This social entrepreneur has created a water purification system to serve needy communities
It’s 12.30pm on a hot and dry Thursday afternoon at Tikelo Intermediary School in Heidelberg, Gauteng. The ring of the school bell is followed by a rush of feet from the classroom.
Pupils scatter in all directions: some go to the shade and chat animatedly, others play in the sunlight, while a few others run to two communal water taps, taking turns to hold out their palms and gulp the water.
Six months ago, less than 10 steps from the concrete slab where the taps now run, a solar-powered purification device was fitted in a makeshift zinc structure.
Standing outside it are four tanks – two to store the raw borehole water and two for the pure water that flows into the taps that the children now enjoy.
The brainchild of Limpopo-born social entrepreneur Murendeni Mafumo, Kusini Water is a locally designed water purification system that uses an activated carbon filter made from macadamia nut shells.
The device purifies at least 1 000 litres of water a day. It uses the nut shells, not so much for their chemical properties but their strength.
They also work to harness the use of nanotechnology fibres to separate various bacteria from the water.
You do not see the nut shells in the filter – they are incinerated and processed, and are part of the system that cleans water from any source.
The nut shells, which would have been discarded, are sourced from a small-scale farmer in Venda, Limpopo.
Mafumo was referred to the Tikelo Intermediary School by the Gauteng education department for good reason: the school is located in an intensive beef-producing area.
“The local beef industry produces a lot of manure,” explains Mafumo.
“That dung seeps into the groundwater and increases the levels of E. coli, which is what we found in the water in the school. This was problematic because the water was being used by little children.”
The 33-year-old father of one is no stranger to being professionally involved with water. Having worked in the water and sanitation departments of the cities of Cape Town and Joburg for eight years in total, he knows what it takes to provide settlements with safe drinking water.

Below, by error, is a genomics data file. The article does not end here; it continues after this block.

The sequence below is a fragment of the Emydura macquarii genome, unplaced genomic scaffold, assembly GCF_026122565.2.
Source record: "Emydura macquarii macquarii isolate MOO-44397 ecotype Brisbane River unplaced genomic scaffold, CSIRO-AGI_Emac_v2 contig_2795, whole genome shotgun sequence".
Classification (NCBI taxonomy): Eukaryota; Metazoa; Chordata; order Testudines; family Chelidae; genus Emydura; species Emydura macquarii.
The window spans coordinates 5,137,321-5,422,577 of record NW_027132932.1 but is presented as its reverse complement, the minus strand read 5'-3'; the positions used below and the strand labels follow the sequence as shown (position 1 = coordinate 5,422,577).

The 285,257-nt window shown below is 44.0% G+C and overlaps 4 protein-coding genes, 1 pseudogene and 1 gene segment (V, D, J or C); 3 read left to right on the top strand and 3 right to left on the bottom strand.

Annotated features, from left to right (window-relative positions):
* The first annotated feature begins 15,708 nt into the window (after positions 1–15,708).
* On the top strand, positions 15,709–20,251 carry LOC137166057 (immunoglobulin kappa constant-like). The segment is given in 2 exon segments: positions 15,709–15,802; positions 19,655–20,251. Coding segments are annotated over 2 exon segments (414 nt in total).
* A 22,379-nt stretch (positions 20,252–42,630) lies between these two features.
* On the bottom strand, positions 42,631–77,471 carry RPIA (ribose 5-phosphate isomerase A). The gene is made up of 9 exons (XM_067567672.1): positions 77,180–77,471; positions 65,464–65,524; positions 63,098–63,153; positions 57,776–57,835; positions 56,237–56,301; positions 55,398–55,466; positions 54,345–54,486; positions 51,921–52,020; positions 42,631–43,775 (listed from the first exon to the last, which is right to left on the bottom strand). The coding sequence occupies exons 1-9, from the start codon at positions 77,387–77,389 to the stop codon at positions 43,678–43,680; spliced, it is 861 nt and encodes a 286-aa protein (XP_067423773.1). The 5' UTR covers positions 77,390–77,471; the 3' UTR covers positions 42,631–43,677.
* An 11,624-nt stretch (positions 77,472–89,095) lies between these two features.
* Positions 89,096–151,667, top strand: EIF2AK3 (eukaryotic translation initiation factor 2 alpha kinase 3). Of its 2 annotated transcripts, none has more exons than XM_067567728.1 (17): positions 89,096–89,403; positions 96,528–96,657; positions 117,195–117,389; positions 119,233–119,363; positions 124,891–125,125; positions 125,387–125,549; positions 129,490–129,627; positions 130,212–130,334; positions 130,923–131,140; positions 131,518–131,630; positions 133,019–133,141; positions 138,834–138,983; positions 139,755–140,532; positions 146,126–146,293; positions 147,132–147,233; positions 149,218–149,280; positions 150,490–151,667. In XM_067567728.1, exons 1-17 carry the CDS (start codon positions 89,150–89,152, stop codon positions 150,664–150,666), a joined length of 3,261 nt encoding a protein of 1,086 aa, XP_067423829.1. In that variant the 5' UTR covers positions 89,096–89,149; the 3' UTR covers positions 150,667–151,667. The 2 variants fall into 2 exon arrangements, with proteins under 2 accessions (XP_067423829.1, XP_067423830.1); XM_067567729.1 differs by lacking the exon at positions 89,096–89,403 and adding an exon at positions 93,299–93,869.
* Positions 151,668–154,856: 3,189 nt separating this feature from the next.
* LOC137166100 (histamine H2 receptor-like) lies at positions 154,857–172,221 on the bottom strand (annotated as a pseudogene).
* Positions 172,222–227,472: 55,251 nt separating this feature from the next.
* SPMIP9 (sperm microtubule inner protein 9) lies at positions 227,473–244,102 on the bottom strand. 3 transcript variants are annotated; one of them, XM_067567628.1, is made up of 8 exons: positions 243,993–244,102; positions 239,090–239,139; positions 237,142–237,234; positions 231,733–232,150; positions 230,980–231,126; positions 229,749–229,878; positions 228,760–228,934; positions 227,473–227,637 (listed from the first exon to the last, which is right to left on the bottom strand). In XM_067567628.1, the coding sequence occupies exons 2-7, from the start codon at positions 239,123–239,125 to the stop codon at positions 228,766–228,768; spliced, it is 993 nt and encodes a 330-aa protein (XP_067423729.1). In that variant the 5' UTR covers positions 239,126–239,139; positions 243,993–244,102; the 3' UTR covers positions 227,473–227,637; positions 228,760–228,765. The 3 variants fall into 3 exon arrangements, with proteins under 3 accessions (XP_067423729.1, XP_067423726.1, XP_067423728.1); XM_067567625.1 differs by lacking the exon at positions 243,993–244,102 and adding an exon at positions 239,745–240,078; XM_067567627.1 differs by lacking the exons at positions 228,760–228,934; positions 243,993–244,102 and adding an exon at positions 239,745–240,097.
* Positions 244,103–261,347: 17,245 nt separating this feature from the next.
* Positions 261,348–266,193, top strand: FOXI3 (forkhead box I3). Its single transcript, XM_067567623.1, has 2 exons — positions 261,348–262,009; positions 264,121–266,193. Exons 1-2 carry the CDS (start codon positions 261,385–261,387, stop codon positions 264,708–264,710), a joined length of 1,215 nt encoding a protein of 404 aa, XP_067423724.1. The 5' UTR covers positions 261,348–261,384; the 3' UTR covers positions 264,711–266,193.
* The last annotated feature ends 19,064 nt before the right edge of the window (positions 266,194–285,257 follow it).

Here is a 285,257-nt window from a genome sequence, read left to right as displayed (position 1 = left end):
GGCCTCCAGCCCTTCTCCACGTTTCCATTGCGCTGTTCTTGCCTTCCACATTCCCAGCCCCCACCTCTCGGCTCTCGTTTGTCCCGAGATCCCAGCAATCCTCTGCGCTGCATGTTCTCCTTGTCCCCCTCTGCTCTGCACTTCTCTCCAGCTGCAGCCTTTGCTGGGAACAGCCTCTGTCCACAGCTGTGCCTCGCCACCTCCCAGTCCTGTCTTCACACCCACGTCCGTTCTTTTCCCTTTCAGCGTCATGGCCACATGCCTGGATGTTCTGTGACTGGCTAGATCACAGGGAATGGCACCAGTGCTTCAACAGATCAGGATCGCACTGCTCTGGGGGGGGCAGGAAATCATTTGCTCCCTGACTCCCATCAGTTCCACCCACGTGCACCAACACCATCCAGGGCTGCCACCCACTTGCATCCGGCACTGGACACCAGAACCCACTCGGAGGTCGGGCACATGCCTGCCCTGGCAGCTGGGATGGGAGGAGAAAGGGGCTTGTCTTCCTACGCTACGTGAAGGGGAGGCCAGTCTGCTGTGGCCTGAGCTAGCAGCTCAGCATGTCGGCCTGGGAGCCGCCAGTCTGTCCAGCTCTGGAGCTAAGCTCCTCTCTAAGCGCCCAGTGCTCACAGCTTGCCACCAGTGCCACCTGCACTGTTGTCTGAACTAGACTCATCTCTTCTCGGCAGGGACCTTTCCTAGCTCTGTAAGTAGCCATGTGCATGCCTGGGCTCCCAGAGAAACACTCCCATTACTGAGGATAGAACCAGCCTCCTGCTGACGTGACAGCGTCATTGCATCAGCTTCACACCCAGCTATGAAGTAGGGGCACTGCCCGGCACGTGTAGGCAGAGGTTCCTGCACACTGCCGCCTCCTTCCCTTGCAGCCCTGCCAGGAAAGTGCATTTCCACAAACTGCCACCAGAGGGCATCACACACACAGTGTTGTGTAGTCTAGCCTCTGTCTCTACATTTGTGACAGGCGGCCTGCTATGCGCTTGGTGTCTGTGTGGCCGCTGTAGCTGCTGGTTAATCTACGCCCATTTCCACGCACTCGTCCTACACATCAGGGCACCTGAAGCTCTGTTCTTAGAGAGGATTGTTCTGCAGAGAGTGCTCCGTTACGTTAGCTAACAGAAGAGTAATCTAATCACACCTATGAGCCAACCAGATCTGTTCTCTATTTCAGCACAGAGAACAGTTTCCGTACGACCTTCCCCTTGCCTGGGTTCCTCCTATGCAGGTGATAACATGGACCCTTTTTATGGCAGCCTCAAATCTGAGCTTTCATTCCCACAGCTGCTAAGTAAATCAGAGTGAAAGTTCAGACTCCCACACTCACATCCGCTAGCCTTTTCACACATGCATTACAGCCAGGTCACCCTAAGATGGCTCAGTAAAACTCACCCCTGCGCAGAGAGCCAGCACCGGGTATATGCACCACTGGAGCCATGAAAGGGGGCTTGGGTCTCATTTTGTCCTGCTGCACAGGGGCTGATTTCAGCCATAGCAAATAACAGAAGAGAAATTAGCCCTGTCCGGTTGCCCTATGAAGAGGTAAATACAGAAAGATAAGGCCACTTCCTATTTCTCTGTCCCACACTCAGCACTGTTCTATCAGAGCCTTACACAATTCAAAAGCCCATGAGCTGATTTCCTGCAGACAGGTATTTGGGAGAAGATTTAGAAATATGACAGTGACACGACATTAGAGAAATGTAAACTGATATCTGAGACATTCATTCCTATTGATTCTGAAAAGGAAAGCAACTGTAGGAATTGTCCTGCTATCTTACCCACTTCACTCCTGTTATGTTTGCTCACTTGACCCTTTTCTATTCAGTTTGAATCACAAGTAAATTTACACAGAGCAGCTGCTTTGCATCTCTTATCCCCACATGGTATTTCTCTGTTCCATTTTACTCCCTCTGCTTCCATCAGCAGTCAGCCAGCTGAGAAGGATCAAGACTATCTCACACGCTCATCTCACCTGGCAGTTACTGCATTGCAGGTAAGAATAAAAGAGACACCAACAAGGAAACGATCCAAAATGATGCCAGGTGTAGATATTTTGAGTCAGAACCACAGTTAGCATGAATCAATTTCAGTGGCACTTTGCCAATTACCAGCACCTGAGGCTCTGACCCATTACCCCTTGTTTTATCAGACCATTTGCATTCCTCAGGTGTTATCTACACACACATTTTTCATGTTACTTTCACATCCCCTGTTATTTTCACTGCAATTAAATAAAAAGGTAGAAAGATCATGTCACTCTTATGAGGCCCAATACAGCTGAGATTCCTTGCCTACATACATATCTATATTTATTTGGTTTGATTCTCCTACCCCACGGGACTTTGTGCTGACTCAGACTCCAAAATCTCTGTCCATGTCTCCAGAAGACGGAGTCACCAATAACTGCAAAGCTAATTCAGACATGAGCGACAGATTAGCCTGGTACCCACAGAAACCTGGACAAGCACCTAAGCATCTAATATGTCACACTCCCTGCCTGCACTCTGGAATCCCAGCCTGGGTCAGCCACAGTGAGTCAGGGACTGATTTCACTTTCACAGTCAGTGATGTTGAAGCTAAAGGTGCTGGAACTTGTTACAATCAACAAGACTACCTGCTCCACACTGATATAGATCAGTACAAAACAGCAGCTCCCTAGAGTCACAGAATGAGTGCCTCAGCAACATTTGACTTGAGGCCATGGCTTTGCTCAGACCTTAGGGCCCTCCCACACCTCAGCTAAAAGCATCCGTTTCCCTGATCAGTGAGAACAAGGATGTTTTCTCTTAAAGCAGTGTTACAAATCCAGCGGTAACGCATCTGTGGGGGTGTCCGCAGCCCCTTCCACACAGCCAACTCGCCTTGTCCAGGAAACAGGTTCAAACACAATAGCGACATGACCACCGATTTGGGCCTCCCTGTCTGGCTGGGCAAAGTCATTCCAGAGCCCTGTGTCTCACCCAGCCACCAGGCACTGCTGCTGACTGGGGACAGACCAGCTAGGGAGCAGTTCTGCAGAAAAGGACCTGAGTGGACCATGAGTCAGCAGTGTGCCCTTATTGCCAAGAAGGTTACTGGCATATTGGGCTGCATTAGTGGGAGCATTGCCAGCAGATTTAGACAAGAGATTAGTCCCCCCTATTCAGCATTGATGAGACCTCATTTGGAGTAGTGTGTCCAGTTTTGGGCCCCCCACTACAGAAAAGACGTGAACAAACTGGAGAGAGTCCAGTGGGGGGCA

It was his upbringing in Venda that fuelled his passion, and his goal is to rebuild the water treatment plant there.
“I grew up in Shayandima township, where not having water was normal. We were used to not having water in the mornings and evenings. I realised that this situation was not normal,” he says, adding that the situation in his home town was the same when he visited just this week.
A school kid is pictured drinking water from the Kusini water plant that had been planted in Tikelo Primary school in Heidelberg. They have two water plants because they don't have clean water to drink. Picture: Cebile Ntuli
Mafumo says his company’s biggest challenge is to make the device sustainable.
“At least two out of three projects in the water space are donor-funded, and it has been shown that 50% of socially driven projects in communities fail within two years because communities do not have the resources to keep them going,” he says.
“In Heidelberg we have tried to make it as automated as possible, and it can be controlled remotely. This ensures that the system knows when it will need maintenance.”
Mafumo says it costs about R50 000 to set up the device with the tanks. His company model is simple: for every filter or litre of water a company sells through its other water products, it gives 20 litres of safe water to communities that do not have any.
Kusini Water launched its first system nearly two years ago in Shayandima, and its first mobile water container in October last year. The latter supplies water to the community of Extension 10 in Emalahleni West.
“I started my company three years ago to work with communities outside of the main water networks. The biggest challenge they face is either they are getting water brought in from tanks for which they have to queue – and the tanks do not arrive every day – or they have JoJo tanks. But with the latter, over time there may be health effects – for example, E. coli growth in the tanks,” he says.
Mafumo is part of the third cohort of Redbull’s Amaphiko initiative, which supports local entrepreneurs for 18 months. The next cohort will be inducted on June 15.
“Three years ago, I was purely a scientist,” says Mafumo. “The aim of Kusini Water is to bring about a systemic change in communities currently underserved when it comes to water and sanitation.”
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